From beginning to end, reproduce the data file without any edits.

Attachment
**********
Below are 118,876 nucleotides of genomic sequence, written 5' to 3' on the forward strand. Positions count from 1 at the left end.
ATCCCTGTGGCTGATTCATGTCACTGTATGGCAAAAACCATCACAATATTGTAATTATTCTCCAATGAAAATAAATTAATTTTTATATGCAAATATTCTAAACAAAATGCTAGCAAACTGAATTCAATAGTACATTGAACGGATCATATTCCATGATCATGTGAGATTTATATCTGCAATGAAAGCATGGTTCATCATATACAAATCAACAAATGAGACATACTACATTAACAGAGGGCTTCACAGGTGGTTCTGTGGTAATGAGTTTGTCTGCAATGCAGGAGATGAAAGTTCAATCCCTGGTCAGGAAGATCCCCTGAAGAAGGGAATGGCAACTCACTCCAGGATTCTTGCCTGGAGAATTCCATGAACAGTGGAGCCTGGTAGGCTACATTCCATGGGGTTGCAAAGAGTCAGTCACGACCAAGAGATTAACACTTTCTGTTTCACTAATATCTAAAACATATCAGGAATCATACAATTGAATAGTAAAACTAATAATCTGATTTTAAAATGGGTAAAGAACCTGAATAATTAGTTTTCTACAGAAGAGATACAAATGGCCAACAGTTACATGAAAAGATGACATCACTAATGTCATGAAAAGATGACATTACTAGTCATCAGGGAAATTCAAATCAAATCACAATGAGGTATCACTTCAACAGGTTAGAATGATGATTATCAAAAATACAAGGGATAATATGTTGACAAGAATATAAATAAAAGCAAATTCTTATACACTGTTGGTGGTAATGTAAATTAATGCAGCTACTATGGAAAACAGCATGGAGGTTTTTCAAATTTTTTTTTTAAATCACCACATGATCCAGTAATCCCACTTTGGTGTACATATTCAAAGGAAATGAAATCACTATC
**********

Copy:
Below are 118,876 nucleotides of genomic sequence, written 5' to 3' on the forward strand. Positions count from 1 at the left end.
ATCCCTGTGGCTGATTCATGTCACTGTATGGCAAAAACCATCACAATATTGTAATTATTCTCCAATGAAAATAAATTAATTTTTATATGCAAATATTCTAAACAAAATGCTAGCAAACTGAATTCAATAGTACATTGAACGGATCATATTCCATGATCATGTGAGATTTATATCTGCAATGAAAGCATGGTTCATCATATACAAATCAACAAATGAGACATACTACATTAACAGAGGGCTTCACAGGTGGTTCTGTGGTAATGAGTTTGTCTGCAATGCAGGAGATGAAAGTTCAATCCCTGGTCAGGAAGATCCCCTGAAGAAGGGAATGGCAACTCACTCCAGGATTCTTGCCTGGAGAATTCCATGAACAGTGGAGCCTGGTAGGCTACATTCCATGGGGTTGCAAAGAGTCAGTCACGACCAAGAGATTAACACTTTCTGTTTCACTAATATCTAAAACATATCAGGAATCATACAATTGAATAGTAAAACTAATAATCTGATTTTAAAATGGGTAAAGAACCTGAATAATTAGTTTTCTACAGAAGAGATACAAATGGCCAACAGTTACATGAAAAGATGACATCACTAATGTCATGAAAAGATGACATTACTAGTCATCAGGGAAATTCAAATCAAATCACAATGAGGTATCACTTCAACAGGTTAGAATGATGATTATCAAAAATACAAGGGATAATATGTTGACAAGAATATAAATAAAAGCAAATTCTTATACACTGTTGGTGGTAATGTAAATTAATGCAGCTACTATGGAAAACAGCATGGAGGTTTTTCAAATTTTTTTTTTAAATCACCACATGATCCAGTAATCCCACTTTGGTGTACATATTCAAAGGAAATGAAATCACTATC